The country won two major victories for marriage equality last month in Utah and New Mexico, but don't celebrate yet: Anti-gay groups could still find a way to undo that progress.
In New Mexico, anti-equality activists are talking about enacting a constitutional ban on marriage. That closely mirrors the strategy in California back in 2008: After winning the freedom to marry, LGBT couples saw that right taken away by Proposition 8.
Of course, the legal landscape has changed significantly since then, and anti-gay groups in California had been working on similar measure for about a decade. It's hard to predict how a constitutional amendment campaign would go in New Mexico, and that volatility is a huge concern for both sides.
In Utah, state officials are scrambling to undo a marriage equality ruling even as hundreds of couples wed. For now, focus appears to be on getting an emergency stay to stop the weddings. So far, those attempts have been denied, but the U.S. Supreme Court could still step in. And the state will almost certainly appeal the ruling itself, which means many more months (or years) of litigation. But unlike with Prop 8 in California, for now it appears that couples can wed while the appeals progress.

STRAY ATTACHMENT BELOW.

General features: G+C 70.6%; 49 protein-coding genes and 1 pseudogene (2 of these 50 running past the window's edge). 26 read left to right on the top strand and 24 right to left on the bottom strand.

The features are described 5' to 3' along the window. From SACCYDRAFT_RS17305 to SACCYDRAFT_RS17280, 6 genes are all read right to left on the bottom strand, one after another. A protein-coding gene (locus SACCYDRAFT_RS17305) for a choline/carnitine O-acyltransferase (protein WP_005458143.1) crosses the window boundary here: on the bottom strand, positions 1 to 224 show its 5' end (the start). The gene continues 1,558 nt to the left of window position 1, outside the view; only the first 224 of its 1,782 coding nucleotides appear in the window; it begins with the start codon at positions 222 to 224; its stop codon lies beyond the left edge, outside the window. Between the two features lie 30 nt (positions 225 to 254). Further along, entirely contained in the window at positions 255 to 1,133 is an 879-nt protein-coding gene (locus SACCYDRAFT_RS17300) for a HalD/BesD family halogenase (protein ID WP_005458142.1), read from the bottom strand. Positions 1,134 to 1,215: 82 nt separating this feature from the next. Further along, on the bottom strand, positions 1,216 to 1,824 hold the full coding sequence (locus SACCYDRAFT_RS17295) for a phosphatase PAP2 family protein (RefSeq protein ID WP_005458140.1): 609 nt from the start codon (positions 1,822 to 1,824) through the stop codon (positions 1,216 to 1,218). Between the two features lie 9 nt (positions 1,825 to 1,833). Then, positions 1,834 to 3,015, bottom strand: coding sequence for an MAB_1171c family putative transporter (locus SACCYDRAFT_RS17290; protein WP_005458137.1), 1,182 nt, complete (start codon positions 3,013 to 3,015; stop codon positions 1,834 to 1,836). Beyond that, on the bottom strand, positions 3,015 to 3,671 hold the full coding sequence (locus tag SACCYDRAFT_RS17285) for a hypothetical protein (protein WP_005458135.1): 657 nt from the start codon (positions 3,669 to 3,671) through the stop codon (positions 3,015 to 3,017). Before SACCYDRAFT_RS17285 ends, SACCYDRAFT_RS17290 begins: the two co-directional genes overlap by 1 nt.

In addition, there's progress with lawsuits in a slew of other states: Ohio, Arkansas, Oregon and Illinois, among others. Utah and New Mexico could soon have plenty more company on the list of states with the freedom to marry.